Does light have weight? Newton thought that light was influenced by gravity and, using his laws of motion, we can calculate how gravity bends a light beam. The effect is observable during a total eclipse of the sun: photographs of the sky are compared with the same region when the sun is elsewhere and a radial displacement of the star images is found. But the amount predicted by Newton’s laws is only half the observed value.

## Archive for October, 2014

### Light Weight (*)

Published October 30, 2014 Occasional ClosedTags: Applied Maths, Astronomy, Mechanics, Physics

### Waring’s Problem & Lagrange’s Four-Square Theorem

Published October 23, 2014 Occasional ClosedTags: Gauss, Number Theory, Primes, Ramanujan

**Introduction**

We are all familiar with the problem of splitting numbers into products of primes. This process is called *factorisation*. The problem of expressing numbers as *sums* of smaller numbers has also been studied in great depth. We call such a decomposition a partition. The Indian mathematician Ramanujan proved numerous ingenious and beautiful results in partition theory.

More generally, **additive number theory** is concerned with the properties and behaviour of integers under addition. In particular, it considers the expression of numbers as sums of components of a particular form, such as powers. Waring’s Problem comes under this heading.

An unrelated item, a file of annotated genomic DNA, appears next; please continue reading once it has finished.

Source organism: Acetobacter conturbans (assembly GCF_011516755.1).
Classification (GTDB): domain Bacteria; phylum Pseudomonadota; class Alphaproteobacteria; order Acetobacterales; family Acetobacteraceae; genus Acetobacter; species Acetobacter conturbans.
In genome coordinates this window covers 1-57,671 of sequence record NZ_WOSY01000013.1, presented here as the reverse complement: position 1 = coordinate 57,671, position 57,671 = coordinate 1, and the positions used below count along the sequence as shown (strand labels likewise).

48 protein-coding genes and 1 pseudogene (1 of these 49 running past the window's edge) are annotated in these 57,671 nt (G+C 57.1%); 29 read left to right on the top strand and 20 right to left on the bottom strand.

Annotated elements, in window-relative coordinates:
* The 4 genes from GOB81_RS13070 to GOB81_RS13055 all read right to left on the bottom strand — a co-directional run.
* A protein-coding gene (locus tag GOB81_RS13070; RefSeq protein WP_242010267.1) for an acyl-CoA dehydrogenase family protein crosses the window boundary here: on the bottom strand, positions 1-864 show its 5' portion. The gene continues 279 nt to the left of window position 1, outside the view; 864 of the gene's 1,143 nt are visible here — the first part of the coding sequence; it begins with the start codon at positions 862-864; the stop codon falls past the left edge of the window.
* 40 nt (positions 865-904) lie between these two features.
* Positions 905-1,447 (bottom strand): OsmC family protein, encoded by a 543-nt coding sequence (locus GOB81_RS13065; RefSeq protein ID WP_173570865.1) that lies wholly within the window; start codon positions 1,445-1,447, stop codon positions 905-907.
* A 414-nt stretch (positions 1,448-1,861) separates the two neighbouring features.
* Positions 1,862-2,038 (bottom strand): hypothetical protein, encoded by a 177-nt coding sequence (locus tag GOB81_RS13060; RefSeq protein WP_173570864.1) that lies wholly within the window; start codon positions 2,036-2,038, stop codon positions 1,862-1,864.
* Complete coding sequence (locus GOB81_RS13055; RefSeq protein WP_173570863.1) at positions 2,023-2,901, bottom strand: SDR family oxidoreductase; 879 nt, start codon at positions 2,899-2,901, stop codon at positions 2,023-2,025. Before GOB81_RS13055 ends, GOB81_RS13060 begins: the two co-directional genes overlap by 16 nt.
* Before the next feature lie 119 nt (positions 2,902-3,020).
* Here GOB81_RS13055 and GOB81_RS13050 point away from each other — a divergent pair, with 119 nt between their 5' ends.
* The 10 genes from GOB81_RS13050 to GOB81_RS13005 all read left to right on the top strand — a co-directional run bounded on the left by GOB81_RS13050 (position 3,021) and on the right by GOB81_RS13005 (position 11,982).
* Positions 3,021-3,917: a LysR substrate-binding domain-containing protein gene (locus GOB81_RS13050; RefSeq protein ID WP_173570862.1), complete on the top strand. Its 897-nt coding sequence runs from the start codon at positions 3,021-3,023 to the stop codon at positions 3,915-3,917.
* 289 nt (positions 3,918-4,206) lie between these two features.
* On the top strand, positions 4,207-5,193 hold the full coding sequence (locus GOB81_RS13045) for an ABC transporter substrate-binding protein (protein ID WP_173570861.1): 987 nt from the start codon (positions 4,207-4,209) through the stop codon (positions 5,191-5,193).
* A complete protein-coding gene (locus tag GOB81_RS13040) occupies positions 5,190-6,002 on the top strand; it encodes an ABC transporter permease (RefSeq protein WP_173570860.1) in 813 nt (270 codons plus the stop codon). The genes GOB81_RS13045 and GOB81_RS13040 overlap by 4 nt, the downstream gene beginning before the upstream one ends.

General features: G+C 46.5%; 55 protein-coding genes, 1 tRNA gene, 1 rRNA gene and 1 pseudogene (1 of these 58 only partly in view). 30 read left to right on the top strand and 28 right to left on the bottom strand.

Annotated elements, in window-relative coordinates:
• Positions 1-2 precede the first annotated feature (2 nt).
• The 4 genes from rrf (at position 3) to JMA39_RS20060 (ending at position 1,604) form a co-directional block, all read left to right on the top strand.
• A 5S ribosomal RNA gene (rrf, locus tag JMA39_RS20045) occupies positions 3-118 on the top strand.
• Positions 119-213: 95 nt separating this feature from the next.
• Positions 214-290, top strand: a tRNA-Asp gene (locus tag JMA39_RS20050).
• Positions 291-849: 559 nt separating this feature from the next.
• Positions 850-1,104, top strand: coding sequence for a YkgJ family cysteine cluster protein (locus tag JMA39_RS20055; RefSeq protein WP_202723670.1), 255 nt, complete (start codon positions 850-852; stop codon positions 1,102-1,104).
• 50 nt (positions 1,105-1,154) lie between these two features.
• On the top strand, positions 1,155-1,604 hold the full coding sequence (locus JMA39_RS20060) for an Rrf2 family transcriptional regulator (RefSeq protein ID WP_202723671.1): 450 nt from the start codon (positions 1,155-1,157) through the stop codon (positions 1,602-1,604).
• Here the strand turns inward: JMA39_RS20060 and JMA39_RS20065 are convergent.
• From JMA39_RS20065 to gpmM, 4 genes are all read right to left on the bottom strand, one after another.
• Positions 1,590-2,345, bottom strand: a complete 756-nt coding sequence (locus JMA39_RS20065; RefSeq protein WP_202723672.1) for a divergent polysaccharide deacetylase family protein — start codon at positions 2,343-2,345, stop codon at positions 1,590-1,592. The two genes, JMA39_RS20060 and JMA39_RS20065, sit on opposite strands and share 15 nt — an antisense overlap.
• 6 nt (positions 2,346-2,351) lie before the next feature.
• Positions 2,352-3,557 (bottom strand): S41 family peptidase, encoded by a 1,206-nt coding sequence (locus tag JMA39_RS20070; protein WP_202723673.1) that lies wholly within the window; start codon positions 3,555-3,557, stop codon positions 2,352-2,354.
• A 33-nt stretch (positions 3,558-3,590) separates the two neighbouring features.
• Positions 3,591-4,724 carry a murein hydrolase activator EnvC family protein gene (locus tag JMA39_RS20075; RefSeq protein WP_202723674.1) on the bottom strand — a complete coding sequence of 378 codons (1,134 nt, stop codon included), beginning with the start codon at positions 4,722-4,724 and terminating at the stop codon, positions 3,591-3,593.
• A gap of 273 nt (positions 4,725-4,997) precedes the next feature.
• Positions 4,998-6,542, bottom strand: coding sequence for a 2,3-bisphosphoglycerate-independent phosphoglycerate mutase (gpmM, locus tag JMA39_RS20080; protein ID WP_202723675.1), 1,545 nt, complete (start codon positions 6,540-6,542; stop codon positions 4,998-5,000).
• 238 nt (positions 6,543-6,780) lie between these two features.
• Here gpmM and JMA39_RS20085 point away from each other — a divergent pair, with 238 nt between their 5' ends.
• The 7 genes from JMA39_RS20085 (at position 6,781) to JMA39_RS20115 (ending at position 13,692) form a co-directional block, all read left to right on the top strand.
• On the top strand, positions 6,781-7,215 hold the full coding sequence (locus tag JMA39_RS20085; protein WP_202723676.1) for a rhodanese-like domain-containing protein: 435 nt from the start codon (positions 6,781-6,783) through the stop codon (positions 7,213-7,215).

Continue reading ‘Waring’s Problem & Lagrange’s Four-Square Theorem’

### Old Octonions may rule the World

Published October 16, 2014 Irish Times ClosedTags: Algebra, Hamilton, Number Theory

This week’s *That’s Maths* column in *The Irish Times* (TM055, or search for “thatsmaths” at irishtimes.com) is about octonions, new numbers discovered by John T Graves, a friend of William Rowan Hamilton.

### Triangular Numbers: EYPHKA

Published October 9, 2014 Occasional ClosedTags: Gauss, Number Theory, Recreational Maths

The maths teacher was at his wits’ end. To get some respite, he set the class a task:

*Add up the first one hundred numbers.*

“That should keep them busy for a while”, he thought. Almost at once, a boy raised his hand and called out the answer. The boy was Carl Friedrich Gauss, later dubbed the Prince of Mathematicians. Continue reading ‘Triangular Numbers: EYPHKA’

This week’s *That’s Maths* column in *The Irish Times* (TM054, or search for “thatsmaths” at irishtimes.com) is about the emergence of algebra in the Golden Age of Islam. The Chester Beatty Library in Dublin has several thousand Arabic manuscripts, many on mathematics and science.